We are exploring the idea of building a contemporary interpretation of the Grotto in Houston next to another Philip Johnson building... the UH College of Architecture. This proposal will take the project from its original spiritual context and reframe it into architectural pedagogy that will provide a place for rest and contemplation on the campus. UH Facilities is serendipitously building a "Meditation Pond" adjacent to an existing slab next to the architecture building. We are in discussion with their landscape team on how we can integrate the project with their efforts using some of Kiesler's earthwork forms. We have been invited to submit our proposal to Campus Planning for their review... Here are some images that describe the larger context of the project within the UH Arts Precinct and the new quad beginning formed with the Grotto as its focal point.
The aerial view shows the Roofless Church at the Northern edge of New Harmony. The group of trees to the east is Paul Tillich Park with its adjacent pond. We are building a scale model of Kiesler's model in its originally proposed context and will present it as a gift to the Blaffer Foundation in New Harmony.
The students made the architectural pilgrimage to New Harmony, Indiana to meet with Ben Nicholson and visit the original site for the Grotto. We listened to Ben read the address Paul Tillich gave at the dedication of the park and proposed project...
"I have seen the model of the new park and the Cave in it. It was sent to me in bronze, a very heavy package, and was immediately powerful in its symbolic character, even in the diminished form of a model. So I look forward to one day when Mrs. Tillich and I might be here again, to see the work as it is finished. In any case, my impression of this place is an impression of something astonishing, surprising, great in itself, in its past, and in its present. And my wish is that it may remain great also in its future."
Across the street is Philip Johnson's Roofless Church also commissioned by Jane Blaffer Owen. Johnson introduced Kiesler to Mrs. Owen which led to the conception of the Grotto. He subsequently told Mrs. Owen that it could not be built and the project was abruptly ended. We had our review in Ben's studio space. The teams were able to see their collective efforts in one space for the first time outside of the Architecture Building in Houston. St. Louis is the closest airport to New Harmony so we had an opportunity to the Saarinen's Arch. Its exquisite stainless steel structural skin was a profound experience for the group as we consider the materiality of the Grotto and its potential for permanence in the Houston climate. The subtle integration of the monument into its landscape pedestal is just as impressive.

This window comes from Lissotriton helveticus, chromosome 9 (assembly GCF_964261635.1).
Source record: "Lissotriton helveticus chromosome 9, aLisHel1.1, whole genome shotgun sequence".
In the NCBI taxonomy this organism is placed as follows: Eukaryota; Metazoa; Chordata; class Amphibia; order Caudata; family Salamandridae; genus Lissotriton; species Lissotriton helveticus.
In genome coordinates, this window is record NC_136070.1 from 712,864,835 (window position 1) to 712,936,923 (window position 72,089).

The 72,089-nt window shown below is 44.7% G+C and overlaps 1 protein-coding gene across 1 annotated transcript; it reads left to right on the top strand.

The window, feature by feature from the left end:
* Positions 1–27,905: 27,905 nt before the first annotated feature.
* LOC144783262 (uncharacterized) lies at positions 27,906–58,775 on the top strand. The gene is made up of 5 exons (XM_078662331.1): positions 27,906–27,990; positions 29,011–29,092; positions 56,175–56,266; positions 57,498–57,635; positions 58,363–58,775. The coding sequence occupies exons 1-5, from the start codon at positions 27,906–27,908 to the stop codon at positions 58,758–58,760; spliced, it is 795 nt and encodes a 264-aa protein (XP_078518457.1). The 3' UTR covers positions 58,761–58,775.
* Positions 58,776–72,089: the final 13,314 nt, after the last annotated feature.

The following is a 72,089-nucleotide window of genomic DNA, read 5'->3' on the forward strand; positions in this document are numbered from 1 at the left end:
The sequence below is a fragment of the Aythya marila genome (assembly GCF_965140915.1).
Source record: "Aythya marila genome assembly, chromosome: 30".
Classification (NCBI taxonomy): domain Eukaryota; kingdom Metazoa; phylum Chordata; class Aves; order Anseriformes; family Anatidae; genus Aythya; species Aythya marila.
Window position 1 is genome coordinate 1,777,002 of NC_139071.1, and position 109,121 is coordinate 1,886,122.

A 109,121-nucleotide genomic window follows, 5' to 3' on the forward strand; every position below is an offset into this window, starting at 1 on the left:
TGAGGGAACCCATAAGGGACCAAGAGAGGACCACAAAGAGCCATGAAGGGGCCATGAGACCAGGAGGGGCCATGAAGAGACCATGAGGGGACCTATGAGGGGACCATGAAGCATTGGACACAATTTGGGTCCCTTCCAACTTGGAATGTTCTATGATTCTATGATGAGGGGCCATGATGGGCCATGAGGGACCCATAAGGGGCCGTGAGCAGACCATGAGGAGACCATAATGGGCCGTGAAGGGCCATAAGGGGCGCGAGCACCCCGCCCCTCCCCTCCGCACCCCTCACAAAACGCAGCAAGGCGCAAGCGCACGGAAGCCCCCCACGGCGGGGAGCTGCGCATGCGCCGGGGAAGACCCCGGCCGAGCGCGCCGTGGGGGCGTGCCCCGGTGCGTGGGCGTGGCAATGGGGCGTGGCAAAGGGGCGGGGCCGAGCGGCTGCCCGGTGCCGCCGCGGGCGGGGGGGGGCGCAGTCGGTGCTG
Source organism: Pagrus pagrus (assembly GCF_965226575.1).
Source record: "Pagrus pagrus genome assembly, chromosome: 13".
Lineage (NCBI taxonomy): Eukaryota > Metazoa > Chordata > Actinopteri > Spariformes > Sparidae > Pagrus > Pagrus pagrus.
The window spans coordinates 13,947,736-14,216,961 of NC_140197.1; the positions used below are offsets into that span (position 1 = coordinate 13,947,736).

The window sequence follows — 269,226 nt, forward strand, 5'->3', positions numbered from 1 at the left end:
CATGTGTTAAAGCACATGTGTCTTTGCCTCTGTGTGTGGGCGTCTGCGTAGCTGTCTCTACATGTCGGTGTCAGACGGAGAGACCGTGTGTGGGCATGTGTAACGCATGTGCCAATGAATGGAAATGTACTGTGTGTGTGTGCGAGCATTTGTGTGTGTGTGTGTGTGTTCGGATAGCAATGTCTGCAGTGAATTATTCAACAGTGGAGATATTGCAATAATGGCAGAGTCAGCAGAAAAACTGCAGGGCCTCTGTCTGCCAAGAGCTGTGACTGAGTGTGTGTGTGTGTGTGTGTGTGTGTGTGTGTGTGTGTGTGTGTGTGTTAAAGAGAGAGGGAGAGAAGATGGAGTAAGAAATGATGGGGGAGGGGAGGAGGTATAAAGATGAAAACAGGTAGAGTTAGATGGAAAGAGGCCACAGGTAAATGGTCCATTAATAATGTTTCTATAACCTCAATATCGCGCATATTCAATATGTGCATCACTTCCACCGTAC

A series of studies involving different patterns projected, mapping or generated along a surface. The fact that a patterned surface can perform as a minimal structure opens the possibility to us that Kiesler's Grotto might be constructed using a frame rather than a homogeneous amorphous mass. This moves us toward an assembly of rigid parts instead of an arrested liquid such as concrete.
This series of sketches exemplifies the exploration of Kiesler's spaces through the medium he used consistently throughout his career. The expression of topological space formed by a closely measured presence of the body is one point of departure for our current work.
Kiesler and his various drafting assistants produced several versions of the Grotto in section. An important task is to compare these original studies at a common scale to see what the essential qualities were in development and how they contradict each other.